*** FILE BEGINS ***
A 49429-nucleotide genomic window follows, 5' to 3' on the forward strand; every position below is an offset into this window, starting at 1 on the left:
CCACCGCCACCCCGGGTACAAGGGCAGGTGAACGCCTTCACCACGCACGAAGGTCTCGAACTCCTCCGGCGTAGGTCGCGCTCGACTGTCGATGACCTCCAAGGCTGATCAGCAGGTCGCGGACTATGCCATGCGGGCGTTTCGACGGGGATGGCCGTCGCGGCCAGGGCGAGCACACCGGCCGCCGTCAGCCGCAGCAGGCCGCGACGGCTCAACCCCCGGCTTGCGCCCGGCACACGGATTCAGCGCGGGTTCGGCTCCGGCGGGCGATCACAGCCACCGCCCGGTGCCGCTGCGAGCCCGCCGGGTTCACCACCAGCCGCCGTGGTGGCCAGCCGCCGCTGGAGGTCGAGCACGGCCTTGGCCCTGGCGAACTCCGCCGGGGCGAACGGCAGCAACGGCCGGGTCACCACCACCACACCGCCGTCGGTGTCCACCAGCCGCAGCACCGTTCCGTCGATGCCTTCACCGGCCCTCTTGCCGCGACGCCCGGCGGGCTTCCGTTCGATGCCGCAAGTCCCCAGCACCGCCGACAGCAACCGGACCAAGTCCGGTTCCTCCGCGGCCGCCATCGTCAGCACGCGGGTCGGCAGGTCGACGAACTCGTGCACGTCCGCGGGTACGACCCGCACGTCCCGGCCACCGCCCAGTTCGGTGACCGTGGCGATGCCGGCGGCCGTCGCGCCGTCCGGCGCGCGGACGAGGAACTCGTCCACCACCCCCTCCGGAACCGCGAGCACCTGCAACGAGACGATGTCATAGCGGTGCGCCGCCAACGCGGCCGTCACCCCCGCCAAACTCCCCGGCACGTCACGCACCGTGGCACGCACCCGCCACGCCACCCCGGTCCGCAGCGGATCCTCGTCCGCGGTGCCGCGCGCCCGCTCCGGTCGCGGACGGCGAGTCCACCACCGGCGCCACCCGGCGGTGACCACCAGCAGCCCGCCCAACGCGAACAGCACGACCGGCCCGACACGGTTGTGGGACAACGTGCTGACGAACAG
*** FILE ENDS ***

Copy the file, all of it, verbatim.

A 49429-nucleotide genomic window follows, 5' to 3' on the forward strand; every position below is an offset into this window, starting at 1 on the left:
CCACCGCCACCCCGGGTACAAGGGCAGGTGAACGCCTTCACCACGCACGAAGGTCTCGAACTCCTCCGGCGTAGGTCGCGCTCGACTGTCGATGACCTCCAAGGCTGATCAGCAGGTCGCGGACTATGCCATGCGGGCGTTTCGACGGGGATGGCCGTCGCGGCCAGGGCGAGCACACCGGCCGCCGTCAGCCGCAGCAGGCCGCGACGGCTCAACCCCCGGCTTGCGCCCGGCACACGGATTCAGCGCGGGTTCGGCTCCGGCGGGCGATCACAGCCACCGCCCGGTGCCGCTGCGAGCCCGCCGGGTTCACCACCAGCCGCCGTGGTGGCCAGCCGCCGCTGGAGGTCGAGCACGGCCTTGGCCCTGGCGAACTCCGCCGGGGCGAACGGCAGCAACGGCCGGGTCACCACCACCACACCGCCGTCGGTGTCCACCAGCCGCAGCACCGTTCCGTCGATGCCTTCACCGGCCCTCTTGCCGCGACGCCCGGCGGGCTTCCGTTCGATGCCGCAAGTCCCCAGCACCGCCGACAGCAACCGGACCAAGTCCGGTTCCTCCGCGGCCGCCATCGTCAGCACGCGGGTCGGCAGGTCGACGAACTCGTGCACGTCCGCGGGTACGACCCGCACGTCCCGGCCACCGCCCAGTTCGGTGACCGTGGCGATGCCGGCGGCCGTCGCGCCGTCCGGCGCGCGGACGAGGAACTCGTCCACCACCCCCTCCGGAACCGCGAGCACCTGCAACGAGACGATGTCATAGCGGTGCGCCGCCAACGCGGCCGTCACCCCCGCCAAACTCCCCGGCACGTCACGCACCGTGGCACGCACCCGCCACGCCACCCCGGTCCGCAGCGGATCCTCGTCCGCGGTGCCGCGCGCCCGCTCCGGTCGCGGACGGCGAGTCCACCACCGGCGCCACCCGGCGGTGACCACCAGCAGCCCGCCCAACGCGAACAGCACGACCGGCCCGACACGGTTGTGGGACAACGTGCTGACGAACAG